KHARTOUM (Reuters) – Late last year, as President Omar Hassan al-Bashir’s hold on power weakened, one of Sudan’s most feared militia leaders lashed out against the government of his long-time ally and benefactor.
In a speech to cheering troops, militia chief Mohamed “Hemedti” Hamdan Dagalo sympathised with the thousands of protesters who had poured onto the streets in December demanding food, fuel and an end to corruption. He hit out at officials “who take what isn’t theirs.” “There are some people who are doing great harm, and they are the officials, not the poor,” he raged.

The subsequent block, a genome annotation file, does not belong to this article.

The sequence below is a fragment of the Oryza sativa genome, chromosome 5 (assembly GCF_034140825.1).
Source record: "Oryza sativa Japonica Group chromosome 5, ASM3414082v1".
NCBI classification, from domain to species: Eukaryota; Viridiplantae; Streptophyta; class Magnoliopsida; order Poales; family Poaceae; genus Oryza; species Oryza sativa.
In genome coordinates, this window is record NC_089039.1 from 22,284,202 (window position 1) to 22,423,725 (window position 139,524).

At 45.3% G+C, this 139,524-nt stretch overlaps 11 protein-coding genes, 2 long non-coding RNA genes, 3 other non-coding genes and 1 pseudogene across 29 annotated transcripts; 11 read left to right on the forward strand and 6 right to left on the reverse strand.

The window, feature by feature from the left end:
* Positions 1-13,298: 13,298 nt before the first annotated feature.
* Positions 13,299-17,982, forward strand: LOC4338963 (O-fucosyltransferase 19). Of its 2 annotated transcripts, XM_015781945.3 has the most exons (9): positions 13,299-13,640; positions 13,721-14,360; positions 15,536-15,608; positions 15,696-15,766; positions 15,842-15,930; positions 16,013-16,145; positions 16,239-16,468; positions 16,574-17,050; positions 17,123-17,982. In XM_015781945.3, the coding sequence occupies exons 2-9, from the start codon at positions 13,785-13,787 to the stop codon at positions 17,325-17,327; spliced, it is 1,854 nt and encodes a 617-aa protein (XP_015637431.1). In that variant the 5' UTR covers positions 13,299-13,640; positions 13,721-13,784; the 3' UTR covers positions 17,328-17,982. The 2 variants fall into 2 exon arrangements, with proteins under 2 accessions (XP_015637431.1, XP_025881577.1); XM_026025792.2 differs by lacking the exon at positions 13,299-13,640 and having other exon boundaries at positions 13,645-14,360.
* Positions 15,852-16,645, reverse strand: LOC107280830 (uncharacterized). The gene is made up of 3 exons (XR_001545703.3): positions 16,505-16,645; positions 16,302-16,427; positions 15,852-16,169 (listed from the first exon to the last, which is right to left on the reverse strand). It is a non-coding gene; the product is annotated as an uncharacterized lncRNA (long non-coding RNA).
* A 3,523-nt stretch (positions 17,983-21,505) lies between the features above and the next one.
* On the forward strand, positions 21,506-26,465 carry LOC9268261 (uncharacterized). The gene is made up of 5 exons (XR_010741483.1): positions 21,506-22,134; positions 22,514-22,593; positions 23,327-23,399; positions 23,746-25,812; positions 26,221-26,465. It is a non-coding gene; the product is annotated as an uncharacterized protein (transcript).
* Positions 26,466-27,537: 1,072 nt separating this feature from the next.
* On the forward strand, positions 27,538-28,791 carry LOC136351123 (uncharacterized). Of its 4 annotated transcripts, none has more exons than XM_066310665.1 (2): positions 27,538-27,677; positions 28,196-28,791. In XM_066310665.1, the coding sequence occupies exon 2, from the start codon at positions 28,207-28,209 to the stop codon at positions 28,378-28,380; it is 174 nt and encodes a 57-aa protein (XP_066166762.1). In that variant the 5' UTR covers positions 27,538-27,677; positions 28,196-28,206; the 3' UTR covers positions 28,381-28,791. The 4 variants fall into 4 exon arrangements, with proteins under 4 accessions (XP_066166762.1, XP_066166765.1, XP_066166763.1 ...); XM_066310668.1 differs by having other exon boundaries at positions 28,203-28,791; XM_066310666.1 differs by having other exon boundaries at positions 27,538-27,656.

After years of loyally supporting Bashir, Hemedti took part in the military coup that toppled the leader in April and is now a senior figure in the transitional government that is preparing the ground for elections in three years’ time. Under the constitution, members of the transitional government aren’t allowed to engage in private business activity.
Now a Reuters investigation has found that even as Hemedti was accusing Bashir’s people of enriching themselves at the public’s expense, a company that Hemedti’s family owns was flying gold bars worth millions of dollars to Dubai.
Current and former government officials and gold industry sources said that in 2018 as Sudan’s economy was imploding, Bashir gave Hemedti free rein to sell Sudan’s most valuable natural resource through this family firm, Algunade.